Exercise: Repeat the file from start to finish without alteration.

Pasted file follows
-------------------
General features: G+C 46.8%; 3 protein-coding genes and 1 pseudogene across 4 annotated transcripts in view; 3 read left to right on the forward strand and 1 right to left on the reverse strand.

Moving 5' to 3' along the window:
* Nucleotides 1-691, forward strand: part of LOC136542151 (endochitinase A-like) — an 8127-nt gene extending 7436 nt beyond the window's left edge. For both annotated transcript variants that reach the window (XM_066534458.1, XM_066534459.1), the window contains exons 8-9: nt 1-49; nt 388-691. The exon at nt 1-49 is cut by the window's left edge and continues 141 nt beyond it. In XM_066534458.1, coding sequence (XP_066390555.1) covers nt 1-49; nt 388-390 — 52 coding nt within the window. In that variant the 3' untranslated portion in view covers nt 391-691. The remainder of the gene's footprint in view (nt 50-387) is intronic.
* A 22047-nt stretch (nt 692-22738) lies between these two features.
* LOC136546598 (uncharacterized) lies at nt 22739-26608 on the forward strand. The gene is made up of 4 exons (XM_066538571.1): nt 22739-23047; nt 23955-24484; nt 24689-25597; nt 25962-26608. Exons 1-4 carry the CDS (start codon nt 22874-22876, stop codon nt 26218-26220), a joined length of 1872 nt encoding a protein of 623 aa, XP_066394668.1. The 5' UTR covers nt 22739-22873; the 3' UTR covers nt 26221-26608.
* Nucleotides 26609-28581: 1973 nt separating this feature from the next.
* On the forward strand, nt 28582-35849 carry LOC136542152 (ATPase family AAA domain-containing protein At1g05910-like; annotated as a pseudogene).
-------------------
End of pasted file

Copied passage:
General features: G+C 46.8%; 3 protein-coding genes and 1 pseudogene across 4 annotated transcripts in view; 3 read left to right on the forward strand and 1 right to left on the reverse strand.

Moving 5' to 3' along the window:
* Nucleotides 1-691, forward strand: part of LOC136542151 (endochitinase A-like) — an 8127-nt gene extending 7436 nt beyond the window's left edge. For both annotated transcript variants that reach the window (XM_066534458.1, XM_066534459.1), the window contains exons 8-9: nt 1-49; nt 388-691. The exon at nt 1-49 is cut by the window's left edge and continues 141 nt beyond it. In XM_066534458.1, coding sequence (XP_066390555.1) covers nt 1-49; nt 388-390 — 52 coding nt within the window. In that variant the 3' untranslated portion in view covers nt 391-691. The remainder of the gene's footprint in view (nt 50-387) is intronic.
* A 22047-nt stretch (nt 692-22738) lies between these two features.
* LOC136546598 (uncharacterized) lies at nt 22739-26608 on the forward strand. The gene is made up of 4 exons (XM_066538571.1): nt 22739-23047; nt 23955-24484; nt 24689-25597; nt 25962-26608. Exons 1-4 carry the CDS (start codon nt 22874-22876, stop codon nt 26218-26220), a joined length of 1872 nt encoding a protein of 623 aa, XP_066394668.1. The 5' UTR covers nt 22739-22873; the 3' UTR covers nt 26221-26608.
* Nucleotides 26609-28581: 1973 nt separating this feature from the next.
* On the forward strand, nt 28582-35849 carry LOC136542152 (ATPase family AAA domain-containing protein At1g05910-like; annotated as a pseudogene).